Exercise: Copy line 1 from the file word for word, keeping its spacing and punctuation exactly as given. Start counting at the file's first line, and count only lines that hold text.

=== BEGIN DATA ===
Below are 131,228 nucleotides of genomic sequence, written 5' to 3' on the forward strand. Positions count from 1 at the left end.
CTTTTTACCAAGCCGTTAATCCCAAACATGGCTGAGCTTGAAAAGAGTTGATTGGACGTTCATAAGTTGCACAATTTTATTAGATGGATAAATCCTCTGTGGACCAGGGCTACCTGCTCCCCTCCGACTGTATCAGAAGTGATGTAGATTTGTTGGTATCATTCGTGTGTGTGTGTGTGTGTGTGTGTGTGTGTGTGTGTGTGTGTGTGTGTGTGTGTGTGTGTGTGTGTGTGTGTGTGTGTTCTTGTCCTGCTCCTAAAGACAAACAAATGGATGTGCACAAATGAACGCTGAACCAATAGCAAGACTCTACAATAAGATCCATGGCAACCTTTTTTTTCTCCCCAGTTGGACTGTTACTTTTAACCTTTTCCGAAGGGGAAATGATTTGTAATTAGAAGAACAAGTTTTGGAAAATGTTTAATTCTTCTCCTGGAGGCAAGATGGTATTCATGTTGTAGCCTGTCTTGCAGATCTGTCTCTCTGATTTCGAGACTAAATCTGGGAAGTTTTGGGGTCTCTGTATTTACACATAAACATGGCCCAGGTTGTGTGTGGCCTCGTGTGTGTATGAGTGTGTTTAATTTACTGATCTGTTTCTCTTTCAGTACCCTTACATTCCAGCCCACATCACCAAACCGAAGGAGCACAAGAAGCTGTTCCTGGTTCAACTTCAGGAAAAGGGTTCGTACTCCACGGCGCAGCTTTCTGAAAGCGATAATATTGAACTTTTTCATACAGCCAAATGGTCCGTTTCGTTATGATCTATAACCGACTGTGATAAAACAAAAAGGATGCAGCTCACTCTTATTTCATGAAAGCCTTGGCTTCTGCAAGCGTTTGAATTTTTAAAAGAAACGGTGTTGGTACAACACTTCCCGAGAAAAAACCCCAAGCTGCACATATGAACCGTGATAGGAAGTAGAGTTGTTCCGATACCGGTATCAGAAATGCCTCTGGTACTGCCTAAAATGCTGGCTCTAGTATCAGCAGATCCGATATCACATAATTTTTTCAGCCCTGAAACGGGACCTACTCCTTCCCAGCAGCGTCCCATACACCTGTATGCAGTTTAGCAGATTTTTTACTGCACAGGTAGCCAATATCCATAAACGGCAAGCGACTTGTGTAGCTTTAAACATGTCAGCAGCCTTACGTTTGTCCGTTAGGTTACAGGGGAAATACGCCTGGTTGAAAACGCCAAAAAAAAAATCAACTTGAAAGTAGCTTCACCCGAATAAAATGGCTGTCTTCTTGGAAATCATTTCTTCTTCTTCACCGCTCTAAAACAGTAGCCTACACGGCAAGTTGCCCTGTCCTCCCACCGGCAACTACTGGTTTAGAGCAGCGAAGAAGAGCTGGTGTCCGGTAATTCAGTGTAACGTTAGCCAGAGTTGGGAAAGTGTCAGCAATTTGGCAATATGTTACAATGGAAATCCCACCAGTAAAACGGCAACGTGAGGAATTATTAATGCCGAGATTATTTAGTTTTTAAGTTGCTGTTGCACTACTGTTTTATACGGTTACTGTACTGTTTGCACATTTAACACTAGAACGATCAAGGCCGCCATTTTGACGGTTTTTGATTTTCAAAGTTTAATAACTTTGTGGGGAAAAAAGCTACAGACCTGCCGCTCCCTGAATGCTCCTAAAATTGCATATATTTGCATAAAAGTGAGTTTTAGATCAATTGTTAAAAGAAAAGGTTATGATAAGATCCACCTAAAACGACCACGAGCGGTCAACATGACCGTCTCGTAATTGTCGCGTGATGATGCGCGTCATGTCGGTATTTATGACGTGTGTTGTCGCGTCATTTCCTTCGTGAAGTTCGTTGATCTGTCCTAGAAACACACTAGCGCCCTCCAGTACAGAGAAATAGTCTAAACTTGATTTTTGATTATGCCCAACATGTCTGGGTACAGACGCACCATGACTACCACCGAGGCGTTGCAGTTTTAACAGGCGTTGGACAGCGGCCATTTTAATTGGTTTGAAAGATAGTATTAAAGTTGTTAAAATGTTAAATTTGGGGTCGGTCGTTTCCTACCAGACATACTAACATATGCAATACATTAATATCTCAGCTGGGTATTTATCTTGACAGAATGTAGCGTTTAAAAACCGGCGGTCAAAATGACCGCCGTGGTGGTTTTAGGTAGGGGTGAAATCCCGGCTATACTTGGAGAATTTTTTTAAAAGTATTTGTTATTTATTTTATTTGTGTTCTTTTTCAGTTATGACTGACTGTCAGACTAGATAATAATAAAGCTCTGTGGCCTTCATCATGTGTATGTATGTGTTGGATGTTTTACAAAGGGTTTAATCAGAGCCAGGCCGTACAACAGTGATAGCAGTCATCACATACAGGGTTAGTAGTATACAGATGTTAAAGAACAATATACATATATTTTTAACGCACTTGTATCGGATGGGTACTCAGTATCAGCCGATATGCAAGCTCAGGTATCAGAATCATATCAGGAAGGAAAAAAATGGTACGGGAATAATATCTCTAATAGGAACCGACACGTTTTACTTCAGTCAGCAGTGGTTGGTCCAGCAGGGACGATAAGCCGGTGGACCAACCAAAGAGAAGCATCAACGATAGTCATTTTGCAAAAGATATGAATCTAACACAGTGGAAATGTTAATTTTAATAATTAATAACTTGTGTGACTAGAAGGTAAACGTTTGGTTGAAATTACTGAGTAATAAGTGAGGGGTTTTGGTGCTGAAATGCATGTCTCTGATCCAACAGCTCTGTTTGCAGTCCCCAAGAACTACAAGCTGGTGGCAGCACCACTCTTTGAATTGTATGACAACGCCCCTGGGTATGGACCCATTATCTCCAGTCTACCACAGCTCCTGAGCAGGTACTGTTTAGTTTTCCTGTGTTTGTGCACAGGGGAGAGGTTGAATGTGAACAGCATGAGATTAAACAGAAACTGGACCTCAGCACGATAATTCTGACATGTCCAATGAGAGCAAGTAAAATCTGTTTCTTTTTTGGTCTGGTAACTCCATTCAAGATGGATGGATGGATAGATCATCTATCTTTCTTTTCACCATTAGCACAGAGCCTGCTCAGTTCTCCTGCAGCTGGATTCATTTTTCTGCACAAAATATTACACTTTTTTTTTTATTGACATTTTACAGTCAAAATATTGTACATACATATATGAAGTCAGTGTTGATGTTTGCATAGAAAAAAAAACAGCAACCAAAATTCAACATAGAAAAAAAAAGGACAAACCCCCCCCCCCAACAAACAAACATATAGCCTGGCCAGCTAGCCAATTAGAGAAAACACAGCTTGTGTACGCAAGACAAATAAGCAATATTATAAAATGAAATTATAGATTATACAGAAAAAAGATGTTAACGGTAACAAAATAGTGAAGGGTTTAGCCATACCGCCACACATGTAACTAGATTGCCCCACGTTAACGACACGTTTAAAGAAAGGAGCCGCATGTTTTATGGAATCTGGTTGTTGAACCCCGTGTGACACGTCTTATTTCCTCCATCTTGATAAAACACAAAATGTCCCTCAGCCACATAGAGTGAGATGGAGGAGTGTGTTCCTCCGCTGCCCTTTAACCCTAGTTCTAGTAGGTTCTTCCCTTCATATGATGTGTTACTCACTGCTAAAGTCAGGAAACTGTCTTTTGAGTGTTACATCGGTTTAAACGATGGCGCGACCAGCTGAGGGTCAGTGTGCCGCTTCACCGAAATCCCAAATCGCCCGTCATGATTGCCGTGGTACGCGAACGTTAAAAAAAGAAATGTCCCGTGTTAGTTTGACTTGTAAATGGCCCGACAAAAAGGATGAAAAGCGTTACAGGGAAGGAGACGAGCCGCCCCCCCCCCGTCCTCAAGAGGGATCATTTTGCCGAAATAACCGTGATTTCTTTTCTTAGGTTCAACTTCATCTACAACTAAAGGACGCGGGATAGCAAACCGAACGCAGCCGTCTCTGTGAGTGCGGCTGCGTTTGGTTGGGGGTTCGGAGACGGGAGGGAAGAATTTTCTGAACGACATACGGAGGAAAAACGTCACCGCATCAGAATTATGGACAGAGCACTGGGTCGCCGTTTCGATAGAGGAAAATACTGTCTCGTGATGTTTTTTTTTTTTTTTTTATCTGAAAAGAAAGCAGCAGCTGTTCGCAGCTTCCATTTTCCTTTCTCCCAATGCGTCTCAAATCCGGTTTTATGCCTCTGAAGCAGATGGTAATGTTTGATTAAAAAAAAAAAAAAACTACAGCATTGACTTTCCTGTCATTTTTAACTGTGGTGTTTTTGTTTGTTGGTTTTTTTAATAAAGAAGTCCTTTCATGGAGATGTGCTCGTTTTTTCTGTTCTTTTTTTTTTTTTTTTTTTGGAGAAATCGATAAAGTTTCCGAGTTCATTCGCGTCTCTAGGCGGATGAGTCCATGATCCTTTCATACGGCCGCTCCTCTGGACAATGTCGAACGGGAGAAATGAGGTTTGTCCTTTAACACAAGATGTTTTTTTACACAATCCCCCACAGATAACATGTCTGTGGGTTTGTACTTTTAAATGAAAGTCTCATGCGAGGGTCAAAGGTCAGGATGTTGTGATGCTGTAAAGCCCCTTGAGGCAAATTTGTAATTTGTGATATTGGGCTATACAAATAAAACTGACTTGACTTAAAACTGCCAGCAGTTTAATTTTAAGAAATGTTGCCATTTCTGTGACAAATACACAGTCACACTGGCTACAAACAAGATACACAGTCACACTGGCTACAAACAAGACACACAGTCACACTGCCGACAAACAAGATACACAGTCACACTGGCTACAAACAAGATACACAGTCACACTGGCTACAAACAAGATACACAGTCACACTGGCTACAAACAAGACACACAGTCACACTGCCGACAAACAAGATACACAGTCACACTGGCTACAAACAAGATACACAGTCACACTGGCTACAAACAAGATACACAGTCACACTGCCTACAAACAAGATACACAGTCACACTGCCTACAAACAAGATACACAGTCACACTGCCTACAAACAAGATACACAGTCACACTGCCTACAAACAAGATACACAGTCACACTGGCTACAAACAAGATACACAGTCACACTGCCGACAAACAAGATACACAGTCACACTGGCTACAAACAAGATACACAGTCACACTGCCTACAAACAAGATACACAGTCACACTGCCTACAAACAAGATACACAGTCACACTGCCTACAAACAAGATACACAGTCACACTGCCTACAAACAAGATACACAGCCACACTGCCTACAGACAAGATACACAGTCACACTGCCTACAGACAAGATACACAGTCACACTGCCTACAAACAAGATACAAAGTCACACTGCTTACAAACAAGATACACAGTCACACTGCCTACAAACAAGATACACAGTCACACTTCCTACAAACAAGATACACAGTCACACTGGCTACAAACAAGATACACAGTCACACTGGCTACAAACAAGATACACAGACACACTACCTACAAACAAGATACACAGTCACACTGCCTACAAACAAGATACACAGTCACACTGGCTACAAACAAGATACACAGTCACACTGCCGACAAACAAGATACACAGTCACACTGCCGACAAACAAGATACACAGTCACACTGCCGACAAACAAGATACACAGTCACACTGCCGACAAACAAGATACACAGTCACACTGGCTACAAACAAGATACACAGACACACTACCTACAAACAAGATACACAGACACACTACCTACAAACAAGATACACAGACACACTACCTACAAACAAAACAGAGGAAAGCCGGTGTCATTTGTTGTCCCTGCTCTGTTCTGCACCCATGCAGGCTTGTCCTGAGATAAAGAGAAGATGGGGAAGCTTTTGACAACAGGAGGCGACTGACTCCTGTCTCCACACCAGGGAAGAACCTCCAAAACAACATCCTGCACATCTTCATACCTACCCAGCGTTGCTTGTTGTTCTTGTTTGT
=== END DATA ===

Below are 131,228 nucleotides of genomic sequence, written 5' to 3' on the forward strand. Positions count from 1 at the left end.